Saturday, 19 August 2017

Film Review: Annabelle: Creation is surprisingly brilliant, until it tries to explain itself


Do we really need a cinematic universe for The Conjuring? I would argue no. Let's take a look at what we've had so far: The Conjuring is a great, old fashioned horror film with a handful of terrific scares; Annabelle is a sloppy, misguided spin-off that very rarely works; and The Conjuring 2 is a back to basics, genuinely frightening sequel. Now we have Annabelle: Creation, a prequel to a spin-off that is miles stronger and more efficient than it has any right to be. So, wait. Hang on a second. Maybe we don't need a universe for every film related to The Conjuring, but if the entries are going to be this good, why complain?

In 1955, the nun Sister Charlotte (Stephanie Sigman, engaging and likeable as a protagonist) and six orphan girls move into a house owned by the Mullins family. Their orphanage has closed down, and the Mullins have graciously opened their home to them. On the first night, one girl named Janice (Talitha Bateman) wonders the house and stumbles across a locked bedroom. When the door strangely opens itself to her, she explores the room and unintentionally opens a locked closet containing an old doll. Not long after, the house is seemingly being terrorised from something beyond our world. 

Four films into the franchise and The Conjuring series has dropped three pretty stellar entries. Annabelle: Creation doesn't quite live up to the two focal films of the series - if only becomes it isn't memorable enough in the character department to truly excel - but it's such a vast improvement over its predecessor that when the lights came back on in the cinema as the credits rolled I found myself in a mild state of shock over how much I'd enjoyed the previous two hours. Creation is a pretty bog standard horror film, but that doesn't mean you can't have fun with it.

Bar the fantastic basement-set scene, the first Annabelle film almost entirely abandoned a horror atmosphere, favouring cheap jump scares and poorly executed fake outs instead. Creation sees a much appreciated return to stronger and more effective horror territory, bringing to the screen all the best kinds of conventional horror. There are some genuinely effective jump scares, a decent handful of elongated tension pieces punctuated with jolts and bolts along the way - in fact, from about the start of the second act, the film scarcely lets up on the tension and the jumps until it wraps up.

Creation even boasts a double-bluff-fake-out scare so good that I feel like dedicating an entire paragraph to it, just to do the moment justice. In the middle of one of the film's most suspenseful moments, director David Sandberg sets up a jump scare so obviously destined to be a fake out that you almost roll your eyes at it. Right when you're about to lose patience, though, he whips the moment back around and ends it on something genuinely unsettling, even if we've seen it before. It features no loud bangs, no sudden screeching music or cheap ways to make you leap out of your seat - it does so with smart direction and clever atmospheric work. Hats off to Mr Sandberg, here.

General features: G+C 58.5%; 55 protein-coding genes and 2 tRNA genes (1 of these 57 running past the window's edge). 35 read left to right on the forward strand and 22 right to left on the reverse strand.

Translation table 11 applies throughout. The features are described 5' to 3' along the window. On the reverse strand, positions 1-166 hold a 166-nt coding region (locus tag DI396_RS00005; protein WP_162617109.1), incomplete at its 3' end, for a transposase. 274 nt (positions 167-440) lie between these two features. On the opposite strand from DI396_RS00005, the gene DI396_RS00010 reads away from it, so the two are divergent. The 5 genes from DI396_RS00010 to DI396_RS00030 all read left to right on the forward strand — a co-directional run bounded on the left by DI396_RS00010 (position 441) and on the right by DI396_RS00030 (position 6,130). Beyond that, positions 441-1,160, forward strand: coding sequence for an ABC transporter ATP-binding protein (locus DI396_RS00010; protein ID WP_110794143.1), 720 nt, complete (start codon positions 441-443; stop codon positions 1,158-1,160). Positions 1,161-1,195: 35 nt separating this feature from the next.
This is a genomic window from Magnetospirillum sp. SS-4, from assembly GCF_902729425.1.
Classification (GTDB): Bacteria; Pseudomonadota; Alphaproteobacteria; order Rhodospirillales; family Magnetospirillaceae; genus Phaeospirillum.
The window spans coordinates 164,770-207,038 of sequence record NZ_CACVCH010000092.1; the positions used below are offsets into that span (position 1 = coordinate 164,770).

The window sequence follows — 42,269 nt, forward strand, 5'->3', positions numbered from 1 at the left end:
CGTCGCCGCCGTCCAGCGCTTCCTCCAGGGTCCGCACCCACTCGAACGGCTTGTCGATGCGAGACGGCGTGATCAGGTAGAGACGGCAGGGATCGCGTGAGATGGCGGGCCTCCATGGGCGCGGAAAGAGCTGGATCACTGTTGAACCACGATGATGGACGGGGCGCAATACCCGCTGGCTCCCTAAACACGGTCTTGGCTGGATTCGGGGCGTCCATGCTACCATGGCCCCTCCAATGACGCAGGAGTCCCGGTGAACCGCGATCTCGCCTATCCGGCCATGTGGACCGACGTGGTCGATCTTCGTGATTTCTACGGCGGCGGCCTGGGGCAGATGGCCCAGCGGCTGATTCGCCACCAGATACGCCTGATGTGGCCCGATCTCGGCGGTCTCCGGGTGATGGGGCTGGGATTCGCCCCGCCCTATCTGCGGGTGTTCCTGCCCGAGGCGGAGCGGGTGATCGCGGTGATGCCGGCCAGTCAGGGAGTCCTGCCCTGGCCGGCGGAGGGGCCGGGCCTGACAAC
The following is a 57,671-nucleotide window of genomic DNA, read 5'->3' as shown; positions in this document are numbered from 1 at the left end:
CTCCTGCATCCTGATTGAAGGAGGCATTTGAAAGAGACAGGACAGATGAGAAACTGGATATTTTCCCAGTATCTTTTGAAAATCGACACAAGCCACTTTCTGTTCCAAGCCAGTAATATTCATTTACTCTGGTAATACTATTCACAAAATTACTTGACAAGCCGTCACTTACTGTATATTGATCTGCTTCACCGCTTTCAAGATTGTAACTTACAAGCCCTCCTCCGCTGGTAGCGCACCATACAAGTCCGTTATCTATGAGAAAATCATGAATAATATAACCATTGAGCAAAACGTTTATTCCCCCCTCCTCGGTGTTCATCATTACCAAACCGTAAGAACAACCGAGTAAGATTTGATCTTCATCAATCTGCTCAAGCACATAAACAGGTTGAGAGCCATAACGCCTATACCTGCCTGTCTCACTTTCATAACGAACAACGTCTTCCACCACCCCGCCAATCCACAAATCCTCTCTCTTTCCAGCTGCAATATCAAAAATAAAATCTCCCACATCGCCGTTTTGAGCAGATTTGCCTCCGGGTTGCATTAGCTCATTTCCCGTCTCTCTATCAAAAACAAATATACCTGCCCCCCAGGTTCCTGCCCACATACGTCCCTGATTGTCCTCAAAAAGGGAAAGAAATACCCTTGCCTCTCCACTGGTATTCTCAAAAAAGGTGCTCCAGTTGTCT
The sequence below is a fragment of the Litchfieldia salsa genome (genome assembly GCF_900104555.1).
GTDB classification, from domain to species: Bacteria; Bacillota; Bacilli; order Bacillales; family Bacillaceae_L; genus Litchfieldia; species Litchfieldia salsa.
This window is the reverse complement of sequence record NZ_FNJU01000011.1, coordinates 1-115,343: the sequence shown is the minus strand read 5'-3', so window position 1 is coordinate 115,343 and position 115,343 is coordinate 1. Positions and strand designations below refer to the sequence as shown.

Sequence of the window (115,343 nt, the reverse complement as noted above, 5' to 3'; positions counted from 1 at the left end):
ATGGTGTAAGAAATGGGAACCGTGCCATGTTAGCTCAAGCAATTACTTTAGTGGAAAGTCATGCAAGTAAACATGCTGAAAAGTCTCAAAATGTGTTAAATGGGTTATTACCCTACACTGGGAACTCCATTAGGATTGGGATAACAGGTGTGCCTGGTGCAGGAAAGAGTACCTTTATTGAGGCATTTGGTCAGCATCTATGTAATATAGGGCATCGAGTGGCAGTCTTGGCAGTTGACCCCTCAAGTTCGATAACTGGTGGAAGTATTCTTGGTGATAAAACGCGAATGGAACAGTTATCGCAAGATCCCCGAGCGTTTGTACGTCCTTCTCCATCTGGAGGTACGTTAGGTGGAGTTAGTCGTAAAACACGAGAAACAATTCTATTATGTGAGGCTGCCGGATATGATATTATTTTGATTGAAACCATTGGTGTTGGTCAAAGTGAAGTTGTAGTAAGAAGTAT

Sandberg has clearly learned a lot since his feature length debut Lights Out, a film that knew how to work a horror scene but struggled to really tell the story it wanted to tell. Creation, despite being a good half hour longer, feels infinitely more streamlined in its narrative work. The film is essentially this franchise's version of an origin story, but it wisely skips over explaining the origins until the final act. Before that, everything is a mystery to us, we're rarely shown anything. Sandberg hides everything in shadows and in the edges of the frame, making our eyes dart around every image to source the next jump. You'll try to outsmart it, but you'll rarely be successful.

Unfortunately, it's the final act in which Creation threatens to derail. When the long winded explanation finally arrives it comes in the form of a flashback coupled with a soppy narration, and the scene is tonally out of place with everything either side of it. Creation has the potential to be a deeply emotional horror film but it interestingly chooses to sidestep this for most of its two hours. By bringing this half hearted emotion back to the forefront for one scene, though, the film's final act is thrown off balance, resulting in a jarring blend of smaller, softer moments and some questionably over the top scares. It's still an effective climax to the film, but it's a notable step down from the two acts that precede it.

Still, Creation's finale is much less problematic than both the conclusion of its predecessor and the conclusion of Sandberg's one other feature. There's a lot here to like, and while this Annabelle prequel doesn't quite make it to the upper echelons of the genre in the 21st Century, it does a good enough job to not be swallowed up and left behind. There's plenty here to remember, and plenty of reasons to return to it for a couple more viewings. Sandberg demonstrates remarkable control in crafting horror and, after that dodgy first spin-off, he's pulled The Conjuring franchise back onto good form again. I'd call that a win-win. 


In A Sentence

While its resolution may not work as well as the rest of it, Annabelle: Creation is a surprisingly effective horror film that delivers bolts and jolts in the dosage you'd want it to.


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